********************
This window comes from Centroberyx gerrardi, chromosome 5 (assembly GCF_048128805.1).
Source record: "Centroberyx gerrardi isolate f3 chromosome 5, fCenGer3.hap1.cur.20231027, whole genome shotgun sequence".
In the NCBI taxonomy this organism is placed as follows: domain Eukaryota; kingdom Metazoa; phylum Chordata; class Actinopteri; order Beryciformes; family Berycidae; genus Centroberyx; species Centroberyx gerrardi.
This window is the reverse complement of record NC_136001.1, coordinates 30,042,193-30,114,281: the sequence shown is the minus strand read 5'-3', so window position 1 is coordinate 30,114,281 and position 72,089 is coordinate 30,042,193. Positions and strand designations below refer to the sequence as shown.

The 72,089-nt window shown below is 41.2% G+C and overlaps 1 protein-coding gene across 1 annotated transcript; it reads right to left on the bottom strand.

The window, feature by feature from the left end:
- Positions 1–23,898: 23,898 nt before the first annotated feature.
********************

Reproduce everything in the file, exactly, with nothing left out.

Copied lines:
This window comes from Centroberyx gerrardi, chromosome 5 (assembly GCF_048128805.1).
Source record: "Centroberyx gerrardi isolate f3 chromosome 5, fCenGer3.hap1.cur.20231027, whole genome shotgun sequence".
In the NCBI taxonomy this organism is placed as follows: domain Eukaryota; kingdom Metazoa; phylum Chordata; class Actinopteri; order Beryciformes; family Berycidae; genus Centroberyx; species Centroberyx gerrardi.
This window is the reverse complement of record NC_136001.1, coordinates 30,042,193-30,114,281: the sequence shown is the minus strand read 5'-3', so window position 1 is coordinate 30,114,281 and position 72,089 is coordinate 30,042,193. Positions and strand designations below refer to the sequence as shown.

The 72,089-nt window shown below is 41.2% G+C and overlaps 1 protein-coding gene across 1 annotated transcript; it reads right to left on the bottom strand.

The window, feature by feature from the left end:
- Positions 1–23,898: 23,898 nt before the first annotated feature.